Backyard Gardens CSA: Week 6 – July 11, 2018


gutaussehende frauen single Welcome back, BYG fans. We’re starting to feel like we’ve really hit our stride on the farm this week. For me, that feeling started yesterday when Caitlyn, Nicole, and I harvested 70 lbs of salad mix for our restaurant and retail accounts and washed it all before lunch at 12:30. 70 lbs is a record for salad production in the two years that I’ve been here, and we can owe this achievement to a few factors, including weeding before seeding, good row cover to keep the greens-loving insects off the beds, and an efficiency of movement and communication that comes with practice. It felt great, and it’s fun imagining all those satisfied consumers spearing their tasty fork-fulls.

go to link 70 lbs of Backyard Gardens signature salad mix, ready for delivery.

On the production side of the farm, we’re almost done seeding for the season and the fall brassicas are almost ready to go in the ground. We gave the tomatoes and cucumbers some additional support this week. In the picture from Big Bob below, the cucumbers are in the foreground and set to grow up the plastic mesh, the tomatoes are next to them and set to grow up string hung from a wire, and the peas are on the far left side of the greenhouse, just about ready to be taken out. Outside the door, you can see one of our “caterpillar” hoophouses, which decided it wanted to try out life as a sail on Friday during that big windstorm and need to be reassembled on Tuesday afternoon! Luckily, it didn’t sail far and simply hinged off the ground, leaving the basil and peppers inside perfectly intact. It was wild to see.

Cucumbers, tomatoes, and peas luxuriate in the evening light pouring through the greenhouse walls.

On the harvest side of the farm, it’s starting to feel a lot like summer, with a bigger and bigger variety of veggies each week to give out. This week you’ll find the last peas of the season, the first round of basil for the large shares, another round of those carrots from last week, and our featured item, kohlrabi! More on those crazy brassicas after the breaks…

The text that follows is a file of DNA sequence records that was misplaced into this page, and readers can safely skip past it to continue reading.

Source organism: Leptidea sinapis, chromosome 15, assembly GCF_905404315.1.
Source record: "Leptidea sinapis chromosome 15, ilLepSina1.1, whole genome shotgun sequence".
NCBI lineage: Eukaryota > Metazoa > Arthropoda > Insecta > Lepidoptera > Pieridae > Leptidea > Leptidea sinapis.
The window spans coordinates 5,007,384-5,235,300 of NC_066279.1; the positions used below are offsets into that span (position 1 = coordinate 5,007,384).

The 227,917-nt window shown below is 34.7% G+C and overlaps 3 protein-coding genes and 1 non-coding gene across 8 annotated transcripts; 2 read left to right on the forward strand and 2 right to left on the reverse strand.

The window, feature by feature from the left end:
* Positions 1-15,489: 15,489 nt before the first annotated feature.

A big pile of our resident space vegetables, the purple kohlrabi.

Lastly, fair warning: get your zoodle makers ready, cause it’s almost summer squash season!


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1 Head Romaine
1/2 lb Broccoli
1 Kohlrabi
1/3 lb Snap Peas
1 Bunch Chard
1 Bunch Basil
1 lb Carrots
1 Bunch Turnips Half S rencontre gratuite tarn et garonne hare

1 Head Romaine
1 Napa Cabbage (Joseph, Hospital)
1 Bunch Beets (Enterprise)
1 Kohlrabi
1/3 lb Peas
1/4 lb Spinach
1 lb Carrots
1 Bunch Radishes



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The featured item this week is kohlrabi! I bet if I polled you guys, this veggie would win the “Most-Likely-To-Be-Tried-For-The-First-Time” Award. If there was ever such a terribly named award, that is. So the kohlrabi is that funky purple thing with wild leaves in your bin. It’s sort of like a broccoli stem, but much more delicious. The farm crew described the flavor of the enlarged stem portion as “apple-ey cabbage.” Kohlrabi is often prepared by eating the inside of the large stem raw or in a cole slaw, and the leaves can be prepared like kale. Alternatively, use the stem flesh like a root vegetable in a recipe like the one featured here:

Buffalo Cauliflower Wings

"These Buffalo cauliflower wings are baked, not fried and also gluten-free. They’re vegan, so easy to make, and a super healthy snack, appetizer or side."



  • 1 head cauliflower

For the batter:

  • 1 cup soy milk
  • 1 tsp onion powder
  • 1 tsp garlic powder
  • 1/2 tsp salt
  • 1/4 tsp paprika
  • 1/8 tsp black pepper

For the buffalo sauce:

  • 1/2 cup water
  • 1/4 cup apple cider vinegar
  • 1/4 cup tomato paste
  • 2 tbsp soy sauce
  • 2 tbsp tahini
  • 2 tsp garlic powder
  • 1/2 tsp cayenne powder


  1. Preheat the oven to 450ºF.

  2. Wash and cut the cauliflower head into bite sized pieces or florets.

  3. Mix the batter ingredients in a bowl until well combined.

  4. Dip each floret into the batter and coat evenly. Shake off excess and place on a parchment lined baking sheet.

  5. Bake for 20 minutes, flipping the florets over half way through.

  6. To make the Buffalo wings sauce you can mix all the ingredients in a bowl or add them to a blender and blend until smooth. Then pour the sauce into a mixing bowl. I prefer to blend them, but it’s up to you.

  7. Toss the baked florets in the sauce, 1 or 2 pieces at a time. Shake off excess and place back on the baking sheet.

  8. Bake for another 20 minutes or until golden brown, flipping the florets over half way through.

  9. Serve with ranch dressing.

More CSA box ideas for this week from Cook with What You Have (see the “CSA details” email from Beth):

Beets and Beet Greens with Garlicky Yogurt

Pickled Carrot Spears

Vietnamese-style Napa Cabbage and Chicken Salad

Happy summer, everyone!


Caitlin Rushlow
CSA and Accounts Manager
cell: 919-448-5963